Thank you for inviting me, Diana. There is a two-part answer to this. I have read historical fiction for a number of years so writing it seemed the way forward when I took up writing full time. As for the fifteenth century, well, it is such an important century, marking the beginning of modern history.
Your current novel is set in Italy. Is it an area of Europe you have a particular interest in?
In the main, Murder in Mind is set in Florence, for which city I have a grand passion.
The danger of historical fiction is lapsing into 21st century speak whereas your writing style is formal and eloquent – totally appropriate for the genre. Did you find it difficult to adopt this style and can you give writers any tips on how you achieved such consistency?
Italians use the formal inflexion of their language much more than non-speakers of it appreciate. An Italian would only say ‘arrivaderci’ to a relative or intimate friend. For others he would use ‘arrivaderla’, the formal ending of the greeting. I have had this in mind while writing. Some of the formality in my writing may have a further root in my former career as a lawyer. I shun ambiguity. Apart from these influences, my writing voice comes naturally so consistency is assured. I would urge writers to develop their own unique writing voice to ensure consistency in their work.
That’s fascinating. I certainly agree with your advice to authors. I know it’s an impossible question to ask but can you tell a bit about your current novel, Murder in Mind, in less than 30 words?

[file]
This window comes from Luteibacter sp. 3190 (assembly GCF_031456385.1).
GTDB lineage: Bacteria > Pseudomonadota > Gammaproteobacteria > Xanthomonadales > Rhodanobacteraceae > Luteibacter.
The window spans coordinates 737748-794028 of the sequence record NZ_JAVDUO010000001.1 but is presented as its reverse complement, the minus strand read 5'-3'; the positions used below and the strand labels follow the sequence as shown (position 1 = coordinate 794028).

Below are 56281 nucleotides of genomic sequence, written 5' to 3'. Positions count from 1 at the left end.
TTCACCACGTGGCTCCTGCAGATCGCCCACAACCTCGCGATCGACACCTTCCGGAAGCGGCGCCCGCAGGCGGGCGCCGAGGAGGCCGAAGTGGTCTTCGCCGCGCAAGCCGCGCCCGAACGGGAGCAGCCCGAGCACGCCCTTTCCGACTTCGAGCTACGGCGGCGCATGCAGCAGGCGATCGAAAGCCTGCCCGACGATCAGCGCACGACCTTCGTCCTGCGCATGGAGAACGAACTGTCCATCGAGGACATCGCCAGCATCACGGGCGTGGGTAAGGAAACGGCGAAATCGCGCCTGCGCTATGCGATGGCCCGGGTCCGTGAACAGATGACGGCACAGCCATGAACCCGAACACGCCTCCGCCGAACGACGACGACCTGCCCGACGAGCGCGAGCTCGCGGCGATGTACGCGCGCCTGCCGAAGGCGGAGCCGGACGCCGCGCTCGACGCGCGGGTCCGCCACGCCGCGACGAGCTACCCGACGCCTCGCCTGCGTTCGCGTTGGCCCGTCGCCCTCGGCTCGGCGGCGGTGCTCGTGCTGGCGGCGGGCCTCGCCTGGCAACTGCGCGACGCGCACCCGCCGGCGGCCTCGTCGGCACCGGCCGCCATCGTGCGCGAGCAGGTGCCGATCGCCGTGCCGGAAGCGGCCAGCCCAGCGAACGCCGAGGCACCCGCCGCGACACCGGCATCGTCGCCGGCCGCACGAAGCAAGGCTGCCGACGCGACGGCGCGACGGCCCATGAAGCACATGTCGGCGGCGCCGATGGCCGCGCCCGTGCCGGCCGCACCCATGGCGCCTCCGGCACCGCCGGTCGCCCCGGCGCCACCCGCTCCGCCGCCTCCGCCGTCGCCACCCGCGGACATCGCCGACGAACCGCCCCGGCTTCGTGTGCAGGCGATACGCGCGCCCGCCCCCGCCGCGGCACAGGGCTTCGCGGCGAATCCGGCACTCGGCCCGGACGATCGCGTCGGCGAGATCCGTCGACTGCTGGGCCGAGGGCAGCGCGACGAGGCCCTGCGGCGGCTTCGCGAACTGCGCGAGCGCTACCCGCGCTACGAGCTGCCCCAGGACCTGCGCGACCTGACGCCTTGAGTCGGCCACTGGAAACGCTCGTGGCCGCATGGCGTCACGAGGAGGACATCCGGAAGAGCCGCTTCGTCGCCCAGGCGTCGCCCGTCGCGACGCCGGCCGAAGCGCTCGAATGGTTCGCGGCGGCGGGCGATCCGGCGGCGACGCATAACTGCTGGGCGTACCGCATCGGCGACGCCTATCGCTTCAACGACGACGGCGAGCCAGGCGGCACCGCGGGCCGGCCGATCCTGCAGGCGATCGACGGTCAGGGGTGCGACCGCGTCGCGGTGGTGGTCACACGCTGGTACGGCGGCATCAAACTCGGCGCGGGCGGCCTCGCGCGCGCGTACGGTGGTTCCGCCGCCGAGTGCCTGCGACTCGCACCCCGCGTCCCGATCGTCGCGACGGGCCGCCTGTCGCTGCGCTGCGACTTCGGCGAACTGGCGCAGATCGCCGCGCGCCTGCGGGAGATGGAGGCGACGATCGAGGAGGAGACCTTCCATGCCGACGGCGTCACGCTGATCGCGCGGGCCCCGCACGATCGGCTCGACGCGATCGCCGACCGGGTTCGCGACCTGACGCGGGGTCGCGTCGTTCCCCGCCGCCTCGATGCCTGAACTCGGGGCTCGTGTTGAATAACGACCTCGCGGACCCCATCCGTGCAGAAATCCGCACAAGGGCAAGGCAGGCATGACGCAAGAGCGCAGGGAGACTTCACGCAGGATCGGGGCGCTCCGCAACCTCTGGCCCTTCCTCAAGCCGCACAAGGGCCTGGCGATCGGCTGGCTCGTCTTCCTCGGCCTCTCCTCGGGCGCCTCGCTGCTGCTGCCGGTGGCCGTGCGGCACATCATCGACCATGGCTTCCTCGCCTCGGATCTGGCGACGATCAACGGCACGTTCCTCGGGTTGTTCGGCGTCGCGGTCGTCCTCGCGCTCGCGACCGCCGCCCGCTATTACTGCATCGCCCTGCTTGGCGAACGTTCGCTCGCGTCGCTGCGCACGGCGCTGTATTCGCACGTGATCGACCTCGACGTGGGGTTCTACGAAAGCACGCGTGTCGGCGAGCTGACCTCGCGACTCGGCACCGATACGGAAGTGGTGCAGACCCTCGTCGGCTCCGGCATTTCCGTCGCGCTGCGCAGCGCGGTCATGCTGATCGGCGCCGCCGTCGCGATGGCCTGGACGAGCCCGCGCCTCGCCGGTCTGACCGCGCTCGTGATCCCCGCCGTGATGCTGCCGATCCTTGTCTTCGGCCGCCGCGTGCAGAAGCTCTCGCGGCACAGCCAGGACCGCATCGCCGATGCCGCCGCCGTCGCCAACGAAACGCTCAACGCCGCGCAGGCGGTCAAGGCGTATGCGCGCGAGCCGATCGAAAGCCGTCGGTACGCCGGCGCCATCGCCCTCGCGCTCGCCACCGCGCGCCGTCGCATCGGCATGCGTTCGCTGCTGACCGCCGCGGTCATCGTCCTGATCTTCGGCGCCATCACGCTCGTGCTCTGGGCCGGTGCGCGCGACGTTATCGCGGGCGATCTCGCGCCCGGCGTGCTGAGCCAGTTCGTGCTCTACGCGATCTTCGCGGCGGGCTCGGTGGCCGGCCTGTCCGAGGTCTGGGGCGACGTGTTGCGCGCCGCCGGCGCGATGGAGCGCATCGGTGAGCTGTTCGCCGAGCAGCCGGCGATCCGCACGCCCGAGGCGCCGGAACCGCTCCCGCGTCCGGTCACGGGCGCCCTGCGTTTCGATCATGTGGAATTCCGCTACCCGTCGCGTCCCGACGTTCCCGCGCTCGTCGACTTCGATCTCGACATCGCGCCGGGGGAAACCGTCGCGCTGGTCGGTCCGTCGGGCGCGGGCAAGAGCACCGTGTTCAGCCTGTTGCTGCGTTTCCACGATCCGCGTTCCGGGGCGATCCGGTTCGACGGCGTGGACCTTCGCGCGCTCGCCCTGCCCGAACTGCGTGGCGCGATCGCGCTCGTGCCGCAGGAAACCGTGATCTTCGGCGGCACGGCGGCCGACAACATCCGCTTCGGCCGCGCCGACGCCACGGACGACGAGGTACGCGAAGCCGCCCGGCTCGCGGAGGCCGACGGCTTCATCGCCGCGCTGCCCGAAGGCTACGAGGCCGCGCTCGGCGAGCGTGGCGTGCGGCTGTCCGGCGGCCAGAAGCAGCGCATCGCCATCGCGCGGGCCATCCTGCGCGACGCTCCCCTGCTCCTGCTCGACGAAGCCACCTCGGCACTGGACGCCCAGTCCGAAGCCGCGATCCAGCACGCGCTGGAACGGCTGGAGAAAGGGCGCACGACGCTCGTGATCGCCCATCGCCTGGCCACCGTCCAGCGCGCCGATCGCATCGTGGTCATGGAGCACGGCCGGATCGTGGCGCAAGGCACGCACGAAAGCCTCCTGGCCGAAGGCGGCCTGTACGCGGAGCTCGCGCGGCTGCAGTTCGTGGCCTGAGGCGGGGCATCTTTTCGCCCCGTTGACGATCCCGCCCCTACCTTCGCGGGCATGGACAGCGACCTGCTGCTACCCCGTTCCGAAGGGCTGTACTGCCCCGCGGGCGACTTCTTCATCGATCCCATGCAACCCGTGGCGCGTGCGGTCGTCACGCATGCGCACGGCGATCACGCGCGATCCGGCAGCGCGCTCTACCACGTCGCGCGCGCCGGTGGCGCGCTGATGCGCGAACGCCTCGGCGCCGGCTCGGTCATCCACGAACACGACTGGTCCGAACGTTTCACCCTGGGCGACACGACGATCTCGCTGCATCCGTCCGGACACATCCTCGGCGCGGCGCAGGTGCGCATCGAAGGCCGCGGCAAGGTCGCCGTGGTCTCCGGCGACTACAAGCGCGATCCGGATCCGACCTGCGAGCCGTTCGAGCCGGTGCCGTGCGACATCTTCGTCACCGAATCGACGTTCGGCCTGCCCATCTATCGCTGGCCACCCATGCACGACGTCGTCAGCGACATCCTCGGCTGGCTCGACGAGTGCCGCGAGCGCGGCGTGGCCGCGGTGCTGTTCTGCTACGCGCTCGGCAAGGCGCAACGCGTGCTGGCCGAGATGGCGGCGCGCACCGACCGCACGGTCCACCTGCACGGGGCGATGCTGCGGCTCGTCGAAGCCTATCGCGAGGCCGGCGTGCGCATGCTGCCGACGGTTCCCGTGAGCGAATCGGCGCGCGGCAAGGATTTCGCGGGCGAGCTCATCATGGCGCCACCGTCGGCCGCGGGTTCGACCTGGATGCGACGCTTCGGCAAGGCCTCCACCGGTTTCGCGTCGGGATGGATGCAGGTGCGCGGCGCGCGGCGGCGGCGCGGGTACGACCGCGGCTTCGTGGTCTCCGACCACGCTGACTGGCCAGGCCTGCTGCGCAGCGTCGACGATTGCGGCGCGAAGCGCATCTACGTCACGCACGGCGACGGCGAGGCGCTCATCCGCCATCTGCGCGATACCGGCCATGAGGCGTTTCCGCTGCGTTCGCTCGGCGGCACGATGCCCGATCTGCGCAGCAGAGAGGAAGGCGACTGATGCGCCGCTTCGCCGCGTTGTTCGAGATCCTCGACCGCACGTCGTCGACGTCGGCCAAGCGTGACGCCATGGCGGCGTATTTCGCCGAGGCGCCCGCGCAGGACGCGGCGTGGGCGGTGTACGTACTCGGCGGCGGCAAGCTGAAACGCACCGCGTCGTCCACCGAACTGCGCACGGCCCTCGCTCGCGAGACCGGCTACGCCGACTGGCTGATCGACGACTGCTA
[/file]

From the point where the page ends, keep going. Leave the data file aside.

Death stalks Florentine streets. An assassin is at large. With colourful panache, a lady Angevin spy, a young man-about-town, and the Security Service’s chief officer ally to thwart him.
Hey ,well done. I couldn’t have done that! Murder in Mind is historical fiction – murder mystery – spy novel. I am a fan of novels that do not fit into one genre. Life is like that If you had to pigeon hole your novel into one genre what would it be?
I refer to it as an historical thriller. That seems the best in the circumstances but I take your point about work that traverses more than one genre. That was one the the aspects about your novel, Murder Now and Then that I enjoyed.
What are you currently reading for leisure, Amelia, and what do you think of it?
The book on my bedside cabinet is ‘Grave Concerns’ by Rebecca Tope. It is lighter in tone than my normal leisure reading but none the worse for that. The protagonist is a funeral director which gives it an unusual but appealing aspect. My next read will be ‘The White Queen’ by Philippa Gregory.
Oh that’s a novel on my list too. Finally, have you any projects in progress which readers can look forward to in the future?
I am working on a second Florentine novel involving the same trio as in Murder in Mind. It begins on Christmas Day 1497 and ends on the first Saturday of Lent 1498, with action aplenty between those dates – and one or two surprises.
We’ll look forward to that. Many thanks for joining us today, Amelia. I wish you every success with your writing.
It was my pleasure, Diana.
Murder in Mind is available on Amazon